Optimised biogas production from the co-digestion of sugar beet with pig slurry: Integrating energy, GHG and economic accounting

Alessio Boldrin, Khagendra Raj Baral, Temesgen Mathewos Fitamo, Ali Heidarzadeh Vazifehkhoran, Ida Græsted Jensen, Ida Kjærgaard, Kari Anne Lyng, Quan van Nguyen, Lise Skovsgaard Nielsen, Jin Mi Triolo

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Several countries have established a number of increased targets for energy production from renewable sources. Biogas production, which will play a key role in future energy systems largely based on renewable sources, is expected to grow significantly in the next few decades. To achieve these ambitious targets, the biogas production chain has to be optimised to obtain economic viability and environmental sustainability while making use of a diversified range of feedstock materials, including agricultural residues, agro-industrial residues and, to some extent, dedicated energy crops. In this study, we integrated energetic, GHG and economic analysis to optimise biogas production from the co-digestion of pig slurry (PS) and sugar beet pulp silage (SB). We found that utilising SB as a co-substrate improves the energy and GHG balances, mostly because of increased energy production. However, utilising SB negatively affects the profitability of biogas production, because of the increased costs involved in feedstock supply. The scale of the processing plant is neutral in terms of profitability when SB is added. The results indicate that medium-to large-sized biogas plants, using low shares of SB co-substrate, may be the preferred solution.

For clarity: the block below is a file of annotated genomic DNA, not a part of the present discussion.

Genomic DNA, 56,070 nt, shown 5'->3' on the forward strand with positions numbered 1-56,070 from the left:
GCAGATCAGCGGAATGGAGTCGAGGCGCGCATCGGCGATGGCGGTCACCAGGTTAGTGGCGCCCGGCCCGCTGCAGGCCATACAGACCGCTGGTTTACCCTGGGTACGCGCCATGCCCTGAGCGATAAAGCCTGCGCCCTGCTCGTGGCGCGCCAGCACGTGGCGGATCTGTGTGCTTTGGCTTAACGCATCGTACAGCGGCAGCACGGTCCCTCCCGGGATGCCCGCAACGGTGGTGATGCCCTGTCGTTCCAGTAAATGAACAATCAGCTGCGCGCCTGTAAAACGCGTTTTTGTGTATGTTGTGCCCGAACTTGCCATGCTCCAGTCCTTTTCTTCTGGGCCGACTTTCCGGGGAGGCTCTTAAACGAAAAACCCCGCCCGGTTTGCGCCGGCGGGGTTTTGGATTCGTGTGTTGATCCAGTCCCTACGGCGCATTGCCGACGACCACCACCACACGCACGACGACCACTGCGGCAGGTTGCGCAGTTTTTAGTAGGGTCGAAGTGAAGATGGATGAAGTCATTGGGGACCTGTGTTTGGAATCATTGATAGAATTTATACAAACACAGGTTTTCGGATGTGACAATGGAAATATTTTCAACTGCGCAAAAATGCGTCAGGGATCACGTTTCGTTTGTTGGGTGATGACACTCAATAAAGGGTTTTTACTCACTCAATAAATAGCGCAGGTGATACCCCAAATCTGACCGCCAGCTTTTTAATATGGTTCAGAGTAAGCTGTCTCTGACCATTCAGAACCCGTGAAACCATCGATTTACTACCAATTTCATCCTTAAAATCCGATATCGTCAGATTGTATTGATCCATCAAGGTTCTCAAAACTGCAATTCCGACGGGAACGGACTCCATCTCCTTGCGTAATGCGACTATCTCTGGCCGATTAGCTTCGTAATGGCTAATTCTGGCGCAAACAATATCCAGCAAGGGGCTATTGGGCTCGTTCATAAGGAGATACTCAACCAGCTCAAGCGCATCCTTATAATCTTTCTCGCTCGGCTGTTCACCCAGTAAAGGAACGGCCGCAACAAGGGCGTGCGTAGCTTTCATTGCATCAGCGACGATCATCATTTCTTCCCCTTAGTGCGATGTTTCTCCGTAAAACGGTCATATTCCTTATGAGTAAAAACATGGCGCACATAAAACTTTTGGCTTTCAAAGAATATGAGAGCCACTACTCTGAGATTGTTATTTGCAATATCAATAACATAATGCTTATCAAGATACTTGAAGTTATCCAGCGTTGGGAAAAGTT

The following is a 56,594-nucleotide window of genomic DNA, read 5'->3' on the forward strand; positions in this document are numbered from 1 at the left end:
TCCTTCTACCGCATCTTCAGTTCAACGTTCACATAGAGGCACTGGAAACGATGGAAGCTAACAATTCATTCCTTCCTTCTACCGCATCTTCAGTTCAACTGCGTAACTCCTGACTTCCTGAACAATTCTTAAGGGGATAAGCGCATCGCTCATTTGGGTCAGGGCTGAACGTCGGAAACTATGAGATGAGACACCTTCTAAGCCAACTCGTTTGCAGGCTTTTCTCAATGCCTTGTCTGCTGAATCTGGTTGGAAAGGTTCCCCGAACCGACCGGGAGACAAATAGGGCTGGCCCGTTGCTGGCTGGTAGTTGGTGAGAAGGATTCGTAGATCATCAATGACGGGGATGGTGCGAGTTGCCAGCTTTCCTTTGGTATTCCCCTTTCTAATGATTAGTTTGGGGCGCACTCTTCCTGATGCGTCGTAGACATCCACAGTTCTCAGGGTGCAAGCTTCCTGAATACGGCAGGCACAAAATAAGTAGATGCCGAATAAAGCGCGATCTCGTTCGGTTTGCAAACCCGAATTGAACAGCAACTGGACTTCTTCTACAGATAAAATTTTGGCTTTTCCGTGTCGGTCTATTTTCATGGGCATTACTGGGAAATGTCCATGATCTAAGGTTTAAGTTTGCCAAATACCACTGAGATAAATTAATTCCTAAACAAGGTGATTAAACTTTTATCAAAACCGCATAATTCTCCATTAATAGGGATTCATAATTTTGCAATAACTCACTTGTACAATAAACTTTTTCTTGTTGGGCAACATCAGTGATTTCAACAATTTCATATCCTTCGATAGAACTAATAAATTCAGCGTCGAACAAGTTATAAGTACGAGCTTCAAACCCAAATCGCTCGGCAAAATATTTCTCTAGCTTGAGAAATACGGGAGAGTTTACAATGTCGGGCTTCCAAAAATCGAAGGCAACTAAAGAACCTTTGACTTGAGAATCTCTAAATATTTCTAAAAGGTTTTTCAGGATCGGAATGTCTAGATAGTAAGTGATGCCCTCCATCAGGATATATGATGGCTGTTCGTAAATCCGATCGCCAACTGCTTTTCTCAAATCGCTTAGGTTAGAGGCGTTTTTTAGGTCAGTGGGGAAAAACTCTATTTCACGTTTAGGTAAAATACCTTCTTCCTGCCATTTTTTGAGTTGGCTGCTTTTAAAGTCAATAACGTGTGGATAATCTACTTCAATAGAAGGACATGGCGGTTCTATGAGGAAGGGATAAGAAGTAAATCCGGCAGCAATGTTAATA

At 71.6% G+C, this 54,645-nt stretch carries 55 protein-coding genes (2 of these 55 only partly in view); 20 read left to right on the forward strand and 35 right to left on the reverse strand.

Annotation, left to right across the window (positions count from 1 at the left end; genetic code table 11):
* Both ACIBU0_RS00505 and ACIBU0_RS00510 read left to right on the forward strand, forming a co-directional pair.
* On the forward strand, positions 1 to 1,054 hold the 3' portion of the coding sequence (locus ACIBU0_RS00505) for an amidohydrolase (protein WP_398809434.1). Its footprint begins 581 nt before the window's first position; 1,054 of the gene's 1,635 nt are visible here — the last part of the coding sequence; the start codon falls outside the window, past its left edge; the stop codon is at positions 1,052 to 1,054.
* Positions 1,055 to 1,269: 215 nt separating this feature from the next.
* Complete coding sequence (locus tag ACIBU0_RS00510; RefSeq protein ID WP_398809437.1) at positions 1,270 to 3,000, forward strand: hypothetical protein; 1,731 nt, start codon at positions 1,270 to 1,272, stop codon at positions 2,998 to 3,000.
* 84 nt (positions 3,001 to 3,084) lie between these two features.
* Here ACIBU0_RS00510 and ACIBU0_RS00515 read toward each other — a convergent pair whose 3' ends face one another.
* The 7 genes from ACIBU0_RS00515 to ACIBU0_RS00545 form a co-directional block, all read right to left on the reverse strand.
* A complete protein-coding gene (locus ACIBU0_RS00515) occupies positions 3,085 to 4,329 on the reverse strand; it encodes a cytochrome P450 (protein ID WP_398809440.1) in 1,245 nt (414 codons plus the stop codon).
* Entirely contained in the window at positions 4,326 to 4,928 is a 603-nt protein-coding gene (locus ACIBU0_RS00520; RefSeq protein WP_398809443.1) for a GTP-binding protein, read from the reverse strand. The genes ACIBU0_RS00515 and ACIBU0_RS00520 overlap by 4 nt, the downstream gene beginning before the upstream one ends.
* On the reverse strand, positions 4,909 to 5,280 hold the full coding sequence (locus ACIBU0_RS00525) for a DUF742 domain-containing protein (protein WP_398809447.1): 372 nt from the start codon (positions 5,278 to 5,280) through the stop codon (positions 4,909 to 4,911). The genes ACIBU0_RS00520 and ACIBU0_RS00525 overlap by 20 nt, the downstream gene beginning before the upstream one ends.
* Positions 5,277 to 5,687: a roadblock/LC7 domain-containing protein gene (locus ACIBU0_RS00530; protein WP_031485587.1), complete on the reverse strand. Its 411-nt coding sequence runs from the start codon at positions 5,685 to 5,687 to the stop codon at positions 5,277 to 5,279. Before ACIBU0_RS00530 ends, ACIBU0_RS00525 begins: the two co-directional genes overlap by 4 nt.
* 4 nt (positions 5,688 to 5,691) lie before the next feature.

Original languageEnglish
Pages (from-to)606-617
Number of pages12
Publication statusPublished - 2016


  • mass balance
  • value chain analysis
  • economy of scale
  • silage
  • transport costs
  • Energy (all)
  • Pollution
  • Economy of scale
  • Mass balance
  • Silage
  • Transport costs
  • Value chain analysis
  • Agricultural wastes
  • Agriculture
  • Biogas
  • Chains
  • Cost benefit analysis
  • Crops
  • Economic analysis
  • Feedstocks
  • Profitability
  • Slurry pipelines
  • Sugar beets
  • Sustainable development
  • Substrates
  • Beta vulgaris subsp. vulgaris
  • Suidae


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